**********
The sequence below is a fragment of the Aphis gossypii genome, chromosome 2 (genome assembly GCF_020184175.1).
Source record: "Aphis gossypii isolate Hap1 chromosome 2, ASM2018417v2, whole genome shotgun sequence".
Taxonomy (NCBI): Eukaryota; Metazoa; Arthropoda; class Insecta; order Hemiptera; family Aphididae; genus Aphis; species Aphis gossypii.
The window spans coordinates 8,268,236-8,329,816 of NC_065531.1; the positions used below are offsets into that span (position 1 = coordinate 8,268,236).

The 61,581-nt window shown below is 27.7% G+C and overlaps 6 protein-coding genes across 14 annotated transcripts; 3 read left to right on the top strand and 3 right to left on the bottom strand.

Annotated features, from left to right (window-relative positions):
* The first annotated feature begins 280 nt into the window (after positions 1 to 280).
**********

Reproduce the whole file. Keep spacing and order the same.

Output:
The sequence below is a fragment of the Aphis gossypii genome, chromosome 2 (genome assembly GCF_020184175.1).
Source record: "Aphis gossypii isolate Hap1 chromosome 2, ASM2018417v2, whole genome shotgun sequence".
Taxonomy (NCBI): Eukaryota; Metazoa; Arthropoda; class Insecta; order Hemiptera; family Aphididae; genus Aphis; species Aphis gossypii.
The window spans coordinates 8,268,236-8,329,816 of NC_065531.1; the positions used below are offsets into that span (position 1 = coordinate 8,268,236).

The 61,581-nt window shown below is 27.7% G+C and overlaps 6 protein-coding genes across 14 annotated transcripts; 3 read left to right on the top strand and 3 right to left on the bottom strand.

Annotated features, from left to right (window-relative positions):
* The first annotated feature begins 280 nt into the window (after positions 1 to 280).